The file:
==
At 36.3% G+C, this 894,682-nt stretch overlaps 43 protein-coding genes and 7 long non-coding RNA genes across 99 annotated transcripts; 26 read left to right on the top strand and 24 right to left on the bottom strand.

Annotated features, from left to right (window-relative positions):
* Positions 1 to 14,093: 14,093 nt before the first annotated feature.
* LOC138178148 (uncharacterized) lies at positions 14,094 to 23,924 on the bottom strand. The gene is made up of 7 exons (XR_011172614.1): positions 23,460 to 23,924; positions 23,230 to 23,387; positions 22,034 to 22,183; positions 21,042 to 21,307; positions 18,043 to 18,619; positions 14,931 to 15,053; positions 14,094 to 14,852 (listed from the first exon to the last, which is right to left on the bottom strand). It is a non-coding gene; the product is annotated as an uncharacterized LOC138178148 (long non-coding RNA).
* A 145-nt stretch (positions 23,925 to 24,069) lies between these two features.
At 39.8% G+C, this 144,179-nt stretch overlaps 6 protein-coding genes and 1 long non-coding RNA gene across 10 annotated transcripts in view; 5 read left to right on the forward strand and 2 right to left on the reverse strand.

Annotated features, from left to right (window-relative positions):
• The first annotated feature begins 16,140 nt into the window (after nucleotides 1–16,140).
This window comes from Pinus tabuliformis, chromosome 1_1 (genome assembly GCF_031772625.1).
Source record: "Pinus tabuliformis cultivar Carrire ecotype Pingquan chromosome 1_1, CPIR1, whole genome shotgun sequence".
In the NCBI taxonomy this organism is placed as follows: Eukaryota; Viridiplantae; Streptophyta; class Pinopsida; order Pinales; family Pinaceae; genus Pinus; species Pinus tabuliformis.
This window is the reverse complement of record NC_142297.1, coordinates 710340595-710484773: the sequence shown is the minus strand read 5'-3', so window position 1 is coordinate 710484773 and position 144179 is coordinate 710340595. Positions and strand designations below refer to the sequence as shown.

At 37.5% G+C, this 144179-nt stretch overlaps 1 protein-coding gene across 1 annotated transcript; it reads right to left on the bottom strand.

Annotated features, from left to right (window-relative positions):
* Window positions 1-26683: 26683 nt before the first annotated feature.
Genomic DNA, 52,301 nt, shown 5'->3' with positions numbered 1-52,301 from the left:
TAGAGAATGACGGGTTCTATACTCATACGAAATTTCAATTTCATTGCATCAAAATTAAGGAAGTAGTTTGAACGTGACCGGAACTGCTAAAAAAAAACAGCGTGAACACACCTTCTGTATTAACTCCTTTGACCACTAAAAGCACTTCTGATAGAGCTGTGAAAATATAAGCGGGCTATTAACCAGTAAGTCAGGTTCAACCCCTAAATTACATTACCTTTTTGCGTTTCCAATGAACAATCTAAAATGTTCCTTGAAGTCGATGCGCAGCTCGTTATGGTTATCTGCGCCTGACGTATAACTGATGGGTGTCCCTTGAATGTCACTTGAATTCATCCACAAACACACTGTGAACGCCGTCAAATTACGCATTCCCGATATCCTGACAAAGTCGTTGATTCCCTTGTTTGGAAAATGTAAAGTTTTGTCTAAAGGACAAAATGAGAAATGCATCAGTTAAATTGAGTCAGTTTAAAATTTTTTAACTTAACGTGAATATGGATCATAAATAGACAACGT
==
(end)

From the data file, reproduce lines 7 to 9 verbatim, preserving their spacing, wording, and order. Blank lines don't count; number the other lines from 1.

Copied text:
Annotated features, from left to right (window-relative positions):
• The first annotated feature begins 16,140 nt into the window (after nucleotides 1–16,140).
This window comes from Pinus tabuliformis, chromosome 1_1 (genome assembly GCF_031772625.1).